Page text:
Article
Full-text available
Purified L-cell colony-stimulating factor (CSF) was coupled to cyanogen-bromide-activated Sepharose and used to selectively fractionate antibodies to this factor. With the use of a simplified two-step washing and elution technique, there was 50%--70% binding of the anti-CSF, with recovery of 60%--100% of the bound material. Both the native antiserum and purified anti-CSF fractions were inhibitory to murine granulocyte-macrophage colony formation. The purified antibodies contained only IgG and were reduced in protein concentration to 0.1% of the serum IgG values. These fractions should prove useful tools for the study of granulocyte and macrophage differentiation.
Article
Purified L-cell colony-stimulating factor (CSF) was coupled to cyanogen- bromide-activated Sepharose and used to selectively fractionate antibodies to this factor. With the use of a simplified two-step washing and elution technique, there was 50%--70% binding of the anti- CSF, with recovery of 60%--100% of the bound material. Both the native antiserum and purified anti-CSF fractions were inhibitory to murine granulocyte-macrophage colony formation. The purified antibodies contained only IgG and were reduced in protein concentration to 0.1% of the serum IgG values. These fractions should prove useful tools for the study of granulocyte and macrophage differentiation.
Article
A generic affinity chromatography purification protocol for the isolation of preparative quantities of pure and stable polyclonal antibodies to hydrophobic haptenic analytes is described together with a panel of tests to monitor the purification process and assess the functional and structural purity of isolated antibodies. The purification method is based on the use of a mixture of acetonitrile and propionic acid to elute bound antibodies from Sepharose 4B-based immunoabsorbent gels. Highly specific and pure antibodies to steroid estrogens, pentachlorophenol and Irgarol 1051 were isolated in 50-150 mg quantities per preparation in a batch-wise method using appropriate ligands linked to the solid phase via a hydrophilic chemical arm, tetraethylene pentamine. The panel of ELISA tests together with SDS-PAGE enabled the monitoring of the absorption and elution steps and provided data relevant to the assessment of the degree of structural and functional purity of the isolated antibody preparations. The study demonstrates that the affinity purification procedure is practical, simple, generic for antibodies to hydrophobic haptens and suitable for scaling up. In addition, the study showed that the functional properties of the affinity-purified antibodies indicated improvements on the operational properties (specificity and assay detection limits) of the source antisera. The isolated IgG antibodies showed near 100% functional and structural purity and no deterioration of activity on storage for long periods. The method provides critical reagents for labelled-antibody inummoassays and immunosensors and antibody-dependent sample purification techniques. (c) 2005 Elsevier B.V. All rights reserved.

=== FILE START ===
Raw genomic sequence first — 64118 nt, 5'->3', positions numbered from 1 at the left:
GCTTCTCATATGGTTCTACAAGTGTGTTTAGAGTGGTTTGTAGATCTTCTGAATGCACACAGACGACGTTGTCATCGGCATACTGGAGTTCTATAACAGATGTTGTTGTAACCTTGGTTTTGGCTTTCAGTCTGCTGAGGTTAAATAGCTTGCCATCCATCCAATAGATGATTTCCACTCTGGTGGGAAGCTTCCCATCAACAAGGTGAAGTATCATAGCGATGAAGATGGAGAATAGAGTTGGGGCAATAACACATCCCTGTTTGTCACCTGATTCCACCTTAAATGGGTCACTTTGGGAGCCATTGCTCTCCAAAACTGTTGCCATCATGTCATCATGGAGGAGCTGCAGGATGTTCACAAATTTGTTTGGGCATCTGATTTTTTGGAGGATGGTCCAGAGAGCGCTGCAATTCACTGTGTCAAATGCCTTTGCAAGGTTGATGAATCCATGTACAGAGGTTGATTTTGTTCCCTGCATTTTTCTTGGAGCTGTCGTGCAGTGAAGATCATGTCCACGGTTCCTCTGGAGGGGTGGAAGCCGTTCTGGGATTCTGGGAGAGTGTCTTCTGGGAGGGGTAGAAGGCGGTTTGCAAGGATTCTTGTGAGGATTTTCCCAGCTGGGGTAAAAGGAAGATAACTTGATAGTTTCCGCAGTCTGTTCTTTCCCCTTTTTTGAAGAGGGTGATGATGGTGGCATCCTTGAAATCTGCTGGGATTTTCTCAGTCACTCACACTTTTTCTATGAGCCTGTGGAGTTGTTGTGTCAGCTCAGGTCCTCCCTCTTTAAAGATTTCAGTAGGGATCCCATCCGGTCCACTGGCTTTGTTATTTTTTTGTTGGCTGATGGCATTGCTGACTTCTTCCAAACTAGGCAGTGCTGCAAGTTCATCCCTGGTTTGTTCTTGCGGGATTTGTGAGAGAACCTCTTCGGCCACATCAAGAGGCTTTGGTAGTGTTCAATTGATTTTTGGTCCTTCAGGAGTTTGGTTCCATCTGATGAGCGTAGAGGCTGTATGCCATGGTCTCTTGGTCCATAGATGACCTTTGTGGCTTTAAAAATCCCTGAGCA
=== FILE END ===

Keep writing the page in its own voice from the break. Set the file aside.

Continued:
Article
The omega-aminohexyl diamine immobilized as ligand on CNBr- and bisoxirane-activated agarose gel was evaluated for the purification of human immunoglobulin G (IgG) from serum and plasma by negative affinity chromatography. The effects of matrix activation, buffer system, and feedstream on recovery and purity of IgG were studied. A one-step purification process using Hepes buffer at pH 6.8 allowed a similar recovery (69-76%) of the loaded IgG in the nonretained fractions for both matrices, but the purity was higher for epoxy-activated gel (electrophoretically homogeneous protein with a 6.5-fold purification). The IgG and human serum albumin (HSA) adsorption equilibrium studies showed that the adsorption isotherms of IgG and HSA obeyed the Langmuir-Freundlich and Langmuir models, respectively. The binding capacity of HSA was high (210.4 mg mL(-1) of gel) and a positive cooperativity was observed for IgG binding. These results indicate that immobilizing omega-aminohexyl using bisoxirane as coupling agent is a useful strategy for rapid purification of IgG from human serum and plasma.